Both types of symmetric ciphers are ideally suited for bulk encryption. Since block ciphers are used exclusively in IPSec, the reader is referred to the literature for an in-depth description of stream ciphers.

Block ciphers process data by first dividing it up into equal sized chunks. The size of each chunk is determined by the block size of the cipher. Since there is no guarantee that the length of the input is a multiple of the block size of a block cipher, it may be necessary to pad the input. If the block size is 64 bits and the last block of input is only 48 bits, it may be necessary to add 16 bits of padding to the block prior to performing the encryption (or decryption) operation.

The basic way to use a block cipher is in Electronic Code Book (ECB) mode. Each block of plaintext encrypts to a block of ciphertext. This causes problems though since the same block of plaintext will encrypt, with the same key, into the same block of ciphertext. Therefore it is possible to build a code book of all possible ciphertexts (using all possible keys) for a known plaintext. If we know that an IP datagram was encrypted, we know that the first 20 bytes of ciphertext represent the IP header and that certain fields of an IP header are predictable. An attacker can use that knowledge, with a code book, to determine the key.

To foil the code book attack against a block cipher it is necessary to use the block cipher in a feedback mode. A feedback mode chains blocks together by feeding the results of prior operations into the current operation.

Cipher Block Chaining (CBC) mode takes the previous block of ciphertext and XORs it with the next block of plaintext prior to encryption. There is no "previous block" for the first block so this mode is jumpstarted by XORing the first block with something called an Initialization Vector (IV). The length of the IV must be the same as the block size of the cipher to ensure the entire first block is processed. The IV must have strong pseudo-random properties to ensure that identical plaintext will not produce identical ciphertext. Decryption is the opposite of encryption: Each block is decrypted and XORed with the previous block prior to decryption. The first block is decrypted and XORed with the IV. All ciphers currently defined for use in IPSec are block ciphers operating in CBC mode.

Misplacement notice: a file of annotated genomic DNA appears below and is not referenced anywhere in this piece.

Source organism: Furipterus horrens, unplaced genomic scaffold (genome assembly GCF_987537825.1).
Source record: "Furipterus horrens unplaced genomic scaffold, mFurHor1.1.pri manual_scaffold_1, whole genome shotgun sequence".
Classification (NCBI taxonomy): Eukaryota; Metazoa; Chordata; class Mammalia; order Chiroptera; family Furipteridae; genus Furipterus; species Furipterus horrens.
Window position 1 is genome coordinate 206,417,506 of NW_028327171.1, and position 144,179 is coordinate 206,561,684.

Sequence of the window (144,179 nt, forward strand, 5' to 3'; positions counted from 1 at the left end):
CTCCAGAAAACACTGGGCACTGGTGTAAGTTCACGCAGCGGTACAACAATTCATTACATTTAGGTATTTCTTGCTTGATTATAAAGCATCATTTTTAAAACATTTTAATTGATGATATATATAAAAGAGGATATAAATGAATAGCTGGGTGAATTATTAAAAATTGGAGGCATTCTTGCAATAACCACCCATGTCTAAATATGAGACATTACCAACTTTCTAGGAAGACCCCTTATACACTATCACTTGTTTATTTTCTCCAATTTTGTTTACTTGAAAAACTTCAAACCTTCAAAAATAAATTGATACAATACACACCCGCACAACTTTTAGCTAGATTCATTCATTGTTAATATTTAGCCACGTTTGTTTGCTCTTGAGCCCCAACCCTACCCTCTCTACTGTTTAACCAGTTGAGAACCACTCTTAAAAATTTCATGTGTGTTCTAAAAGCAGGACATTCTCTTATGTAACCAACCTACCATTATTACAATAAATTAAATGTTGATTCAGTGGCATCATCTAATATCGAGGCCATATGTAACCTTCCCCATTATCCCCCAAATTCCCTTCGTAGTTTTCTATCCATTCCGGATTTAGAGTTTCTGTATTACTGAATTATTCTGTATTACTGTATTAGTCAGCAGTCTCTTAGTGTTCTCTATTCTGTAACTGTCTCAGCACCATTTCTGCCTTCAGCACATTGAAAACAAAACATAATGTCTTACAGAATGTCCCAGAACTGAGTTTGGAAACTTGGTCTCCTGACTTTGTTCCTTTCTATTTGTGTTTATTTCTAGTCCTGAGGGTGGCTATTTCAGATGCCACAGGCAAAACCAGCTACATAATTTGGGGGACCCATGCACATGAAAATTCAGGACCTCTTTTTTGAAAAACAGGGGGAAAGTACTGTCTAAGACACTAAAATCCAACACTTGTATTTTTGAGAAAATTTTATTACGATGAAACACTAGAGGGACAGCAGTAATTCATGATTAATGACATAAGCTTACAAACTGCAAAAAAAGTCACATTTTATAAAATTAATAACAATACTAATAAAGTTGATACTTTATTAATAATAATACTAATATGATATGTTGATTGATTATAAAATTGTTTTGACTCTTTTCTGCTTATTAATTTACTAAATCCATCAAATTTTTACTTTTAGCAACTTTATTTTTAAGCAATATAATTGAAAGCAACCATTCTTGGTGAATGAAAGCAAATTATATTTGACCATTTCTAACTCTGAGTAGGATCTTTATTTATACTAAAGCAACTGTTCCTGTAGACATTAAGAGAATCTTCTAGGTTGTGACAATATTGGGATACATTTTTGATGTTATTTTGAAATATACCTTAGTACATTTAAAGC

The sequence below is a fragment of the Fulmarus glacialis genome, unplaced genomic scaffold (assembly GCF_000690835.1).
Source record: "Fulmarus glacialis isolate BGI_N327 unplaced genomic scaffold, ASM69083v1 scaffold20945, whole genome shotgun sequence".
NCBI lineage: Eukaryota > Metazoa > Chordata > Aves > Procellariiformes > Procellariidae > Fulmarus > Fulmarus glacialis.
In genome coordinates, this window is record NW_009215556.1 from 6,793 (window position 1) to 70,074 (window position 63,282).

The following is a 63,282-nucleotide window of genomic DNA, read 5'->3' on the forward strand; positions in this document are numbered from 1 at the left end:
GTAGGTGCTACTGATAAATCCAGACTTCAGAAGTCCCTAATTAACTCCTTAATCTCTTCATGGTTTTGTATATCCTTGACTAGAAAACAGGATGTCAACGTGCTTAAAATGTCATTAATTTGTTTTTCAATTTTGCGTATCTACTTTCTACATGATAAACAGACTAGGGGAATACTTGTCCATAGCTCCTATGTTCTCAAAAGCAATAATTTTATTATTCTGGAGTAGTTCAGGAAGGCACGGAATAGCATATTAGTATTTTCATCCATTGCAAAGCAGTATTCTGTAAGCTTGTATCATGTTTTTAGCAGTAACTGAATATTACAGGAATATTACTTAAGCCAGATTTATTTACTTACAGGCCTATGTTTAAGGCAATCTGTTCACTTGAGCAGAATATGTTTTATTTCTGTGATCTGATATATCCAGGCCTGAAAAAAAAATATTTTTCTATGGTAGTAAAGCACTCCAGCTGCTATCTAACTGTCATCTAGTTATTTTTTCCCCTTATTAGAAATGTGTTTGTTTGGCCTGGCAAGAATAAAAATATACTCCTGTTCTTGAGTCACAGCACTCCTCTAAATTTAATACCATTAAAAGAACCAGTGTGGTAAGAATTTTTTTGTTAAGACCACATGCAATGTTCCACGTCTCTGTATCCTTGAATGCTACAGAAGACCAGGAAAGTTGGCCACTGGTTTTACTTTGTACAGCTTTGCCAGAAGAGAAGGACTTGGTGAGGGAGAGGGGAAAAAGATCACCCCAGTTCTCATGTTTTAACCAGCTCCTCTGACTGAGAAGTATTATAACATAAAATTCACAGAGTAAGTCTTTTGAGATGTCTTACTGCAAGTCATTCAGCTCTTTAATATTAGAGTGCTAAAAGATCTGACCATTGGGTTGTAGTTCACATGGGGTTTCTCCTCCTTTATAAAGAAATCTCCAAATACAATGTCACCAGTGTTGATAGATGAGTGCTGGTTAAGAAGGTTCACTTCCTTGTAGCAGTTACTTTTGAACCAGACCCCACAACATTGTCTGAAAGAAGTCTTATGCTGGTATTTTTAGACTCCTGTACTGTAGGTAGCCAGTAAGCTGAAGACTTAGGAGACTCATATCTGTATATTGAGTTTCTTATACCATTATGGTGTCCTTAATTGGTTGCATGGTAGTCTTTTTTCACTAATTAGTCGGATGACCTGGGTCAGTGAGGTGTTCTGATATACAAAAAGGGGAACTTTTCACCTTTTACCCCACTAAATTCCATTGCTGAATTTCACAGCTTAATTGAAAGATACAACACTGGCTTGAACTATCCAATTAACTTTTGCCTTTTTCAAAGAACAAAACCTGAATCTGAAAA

Other popular modes are Cipher Feedback Mode (CFB), where the previous ciphertext block is encrypted and XORed with the current plaintext block (the first block of plaintext is merely XORed with the IV), and Output Feedback Mode (OFB), which maintains a cipher state that is repeatedly encrypted and XORed with blocks of plaintext to produce ciphertext (an IV represents the initial cipher state).
Asymmetric Ciphers

Asymmetric algorithms are also known as public key algorithms. There are two keys, one public and one private. One key does the encryption, the other the decryption, and given a public key it is computationally impossible to determine the private key (as defined above, we can say that good public key algorithms are computationally secure). Good public key algorithms are based on one-way functions.

Public key cryptography is generally held to have been invented by Whitfield Diffie and Martin Hellman in their paper "New Directions in Cryptography," published in IEEE Transactions on Information Theory in 1976. Recently the Communications-Electronics Security Group (CESG) of the British government—the UK version of the United States' NSA— declassified some papers that showed that their cryptanalysts had actually invented the concept six years earlier. In 1970, James Ellis wrote an internal CESG report entitled "The Possibility of Secure Non-Secret Digital Encryption" which discussed an existence theorem, while Clifford Cocks and Malcolm Williamson wrote papers describing practical schemes that closely resemble the RSA and Diffie-Hellman schemes, respectively. Regardless, publication of the Diffie-Hellman paper was a seminal event whose importance is underscored by the nearly 20-year delay in release of the classified British papers. It is not beyond the realm of possibility that if "New Directions in Cryptography" had not been published, this knowledge would still be a classified secret known only to a few.